Personal Health

We Need to Talk: Avoiding Hemorrhoids

The human body can be host to plenty of unpleasant conditions, many of which people just don't like to talk about. One of the most common unspoken problems is hemorrhoids, which affect about 75 percent of people at some point in their lives, according to the National Institutes of Health. Because of this condition's embarrassing nature, many people are hesitant to seek treatment or look into some fairly simple preventive measures. Well, it's time to break the ice. It may be a little awkward, but we need to talk about hemorrhoids.

So, What Exactly Are They?

Technically speaking, everyone has hemorrhoids. They're simply cushions made of tiny blood vessels that line the rectum and anus. The condition that most people are referring to, however, occurs when these clusters become irritated, inflamed, and/or distended.

There are two types of hemorrhoids: internal and external. The internal variety is more common and often goes unnoticed, typically forming inside the body without causing pain. They may produce small amounts of bright-red blood in your stool, which warrants seeing your doctor.

External hemorrhoids are a more serious matter. These can be extremely painful because they form under the skin around the anus. The surrounding area becomes irritated as a result, and the skin may even begin to wear away. Clots may also form, adding to the pain and discomfort.

Both internal and external hemorrhoids can become prolapsed, meaning they protrude outward. If this happens, the condition can become even more painful and may lead to other complications.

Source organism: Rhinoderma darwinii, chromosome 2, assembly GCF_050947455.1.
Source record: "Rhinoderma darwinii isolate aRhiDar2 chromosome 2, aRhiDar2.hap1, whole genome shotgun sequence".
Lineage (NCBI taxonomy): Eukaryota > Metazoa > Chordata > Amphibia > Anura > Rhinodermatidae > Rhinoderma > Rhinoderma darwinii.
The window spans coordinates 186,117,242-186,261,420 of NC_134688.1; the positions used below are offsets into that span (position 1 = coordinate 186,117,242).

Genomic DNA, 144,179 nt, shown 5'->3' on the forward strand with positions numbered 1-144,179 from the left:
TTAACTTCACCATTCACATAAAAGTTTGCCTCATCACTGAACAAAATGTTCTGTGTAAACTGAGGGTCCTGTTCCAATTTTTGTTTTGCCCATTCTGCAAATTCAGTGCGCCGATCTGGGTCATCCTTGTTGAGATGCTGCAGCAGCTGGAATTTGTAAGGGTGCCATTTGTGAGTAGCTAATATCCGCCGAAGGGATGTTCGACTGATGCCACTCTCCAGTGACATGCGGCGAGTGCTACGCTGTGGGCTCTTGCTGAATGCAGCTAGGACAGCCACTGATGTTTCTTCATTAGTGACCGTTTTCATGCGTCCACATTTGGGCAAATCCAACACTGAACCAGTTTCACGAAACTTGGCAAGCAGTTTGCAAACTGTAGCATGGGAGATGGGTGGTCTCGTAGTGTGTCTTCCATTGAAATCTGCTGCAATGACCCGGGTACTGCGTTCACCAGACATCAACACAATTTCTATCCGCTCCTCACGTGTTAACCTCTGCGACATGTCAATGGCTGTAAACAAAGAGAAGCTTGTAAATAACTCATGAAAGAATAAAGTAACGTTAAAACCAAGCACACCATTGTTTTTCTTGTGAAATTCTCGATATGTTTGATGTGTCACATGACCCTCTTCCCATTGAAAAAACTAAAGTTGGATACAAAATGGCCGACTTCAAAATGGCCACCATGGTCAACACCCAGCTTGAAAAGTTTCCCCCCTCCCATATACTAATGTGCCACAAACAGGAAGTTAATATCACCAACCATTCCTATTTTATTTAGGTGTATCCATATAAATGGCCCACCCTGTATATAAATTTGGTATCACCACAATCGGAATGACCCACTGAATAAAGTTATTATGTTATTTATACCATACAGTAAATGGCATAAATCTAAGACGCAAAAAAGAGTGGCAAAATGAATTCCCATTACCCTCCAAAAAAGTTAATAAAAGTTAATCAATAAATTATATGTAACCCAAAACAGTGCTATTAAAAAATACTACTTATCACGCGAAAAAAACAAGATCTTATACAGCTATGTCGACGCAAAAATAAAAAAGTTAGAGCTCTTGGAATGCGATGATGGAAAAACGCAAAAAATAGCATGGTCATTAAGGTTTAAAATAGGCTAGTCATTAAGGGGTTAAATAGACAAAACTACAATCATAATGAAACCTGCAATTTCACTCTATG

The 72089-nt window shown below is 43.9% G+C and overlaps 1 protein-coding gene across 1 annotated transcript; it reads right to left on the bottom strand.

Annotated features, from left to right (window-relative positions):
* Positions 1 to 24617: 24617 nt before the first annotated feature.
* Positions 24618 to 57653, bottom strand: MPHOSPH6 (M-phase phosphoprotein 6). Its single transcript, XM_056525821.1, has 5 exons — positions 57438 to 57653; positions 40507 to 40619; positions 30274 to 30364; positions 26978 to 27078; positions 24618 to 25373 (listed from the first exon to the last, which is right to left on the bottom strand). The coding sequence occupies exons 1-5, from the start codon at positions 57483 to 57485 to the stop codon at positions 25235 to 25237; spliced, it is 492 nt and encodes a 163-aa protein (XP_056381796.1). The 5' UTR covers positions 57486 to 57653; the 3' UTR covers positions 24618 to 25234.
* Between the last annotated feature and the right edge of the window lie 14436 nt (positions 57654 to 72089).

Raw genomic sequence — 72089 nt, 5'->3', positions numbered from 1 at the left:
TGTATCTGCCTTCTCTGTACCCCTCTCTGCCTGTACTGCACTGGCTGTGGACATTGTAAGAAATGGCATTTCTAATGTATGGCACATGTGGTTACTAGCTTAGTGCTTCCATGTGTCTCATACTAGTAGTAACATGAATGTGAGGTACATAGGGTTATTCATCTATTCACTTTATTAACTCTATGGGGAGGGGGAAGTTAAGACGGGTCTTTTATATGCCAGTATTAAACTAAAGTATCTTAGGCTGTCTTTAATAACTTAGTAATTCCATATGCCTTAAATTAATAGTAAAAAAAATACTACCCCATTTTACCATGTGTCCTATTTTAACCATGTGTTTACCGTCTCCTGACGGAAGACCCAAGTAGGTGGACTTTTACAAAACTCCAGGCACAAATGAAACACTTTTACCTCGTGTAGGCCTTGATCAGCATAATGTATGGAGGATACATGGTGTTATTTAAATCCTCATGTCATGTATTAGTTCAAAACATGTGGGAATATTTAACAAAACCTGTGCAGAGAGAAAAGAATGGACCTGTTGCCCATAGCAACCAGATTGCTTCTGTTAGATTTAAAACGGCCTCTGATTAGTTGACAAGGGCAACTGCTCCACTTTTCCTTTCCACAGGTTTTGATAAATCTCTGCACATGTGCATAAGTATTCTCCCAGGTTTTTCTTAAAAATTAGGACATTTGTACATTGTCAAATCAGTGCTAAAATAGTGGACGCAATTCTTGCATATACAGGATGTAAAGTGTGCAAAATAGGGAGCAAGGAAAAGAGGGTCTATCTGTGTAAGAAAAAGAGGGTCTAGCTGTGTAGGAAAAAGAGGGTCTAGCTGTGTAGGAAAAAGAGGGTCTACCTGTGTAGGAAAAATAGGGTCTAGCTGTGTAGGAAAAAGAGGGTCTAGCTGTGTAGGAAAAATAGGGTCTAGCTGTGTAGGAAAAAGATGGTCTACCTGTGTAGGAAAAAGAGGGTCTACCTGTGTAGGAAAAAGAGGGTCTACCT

Simple Prevention Methods

Getting a hemorrhoid is unpleasant, but the bright side? Prevention is fairly straightforward. It should be noted, however, that experts are divided on exactly what causes this condition. It seems anything that interferes with blood flow to or from the area can contribute to hemorrhoid development, including such causes as pregnancy, chronic constipation, and diarrhea.

Prevention must treat your overall digestive health, and the best place to start is with your fiber intake. Dietary fiber, which passes through your system undigested, softens stool and reduces stress on the rectum and anus. For similar reasons, it's important to make sure that you are properly hydrated. Moderate-intensity cardiovascular exercise has also been shown to stimulate bowel function.

Finally, it must be said: Do not wait to go to the restroom when you feel the urge. Holding off for too long will increase stress and pressure on the rectum, which could irritate the blood vessels to the point of inflammation.

Treatment Plan

If you're dealing with a hemorrhoid, the exact course of treatment will vary based on its severity. Your doctor may recommend the above-mentioned prevention methods, because they can also relieve the symptoms of an existing hemorrhoid. Warm baths help reduce pain and swelling, and you can also use topical creams to temporarily soothe pain.

Typically, minor and moderate cases will clear up on their own. If this isn't true for you, however, your doctor may intervene using a rubber band ligation. This procedure cuts off blood flow to the hemorrhoid. Surgery is also possible in extreme instances.

Odds are, you'll deal with the discomfort of a hemorrhoid at some point. It doesn't have to be an embarrassing condition to discuss with your doctor, however, now that you understand how common it is. Even if you aren't excited about sharing your situation with others, it's better to be educated on prevention tactics — and willing to bring it up if you need help. The pain isn't worth the secrecy.

Posted in Personal Health

As a certified personal trainer and nutritionist, Jonathan Thompson has written extensively on the topics of health and fitness. His work has been published on a variety of reputable websites and other outlets over the course of his 10-year writing career, including Patch and The Huffington Post. In addition to his nonfiction work, Thompson has also produced two novels that have been published by

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*This information is for educational purposes only and does not constitute health care advice. You should always seek the advice of your doctor or physician before making health care decisions.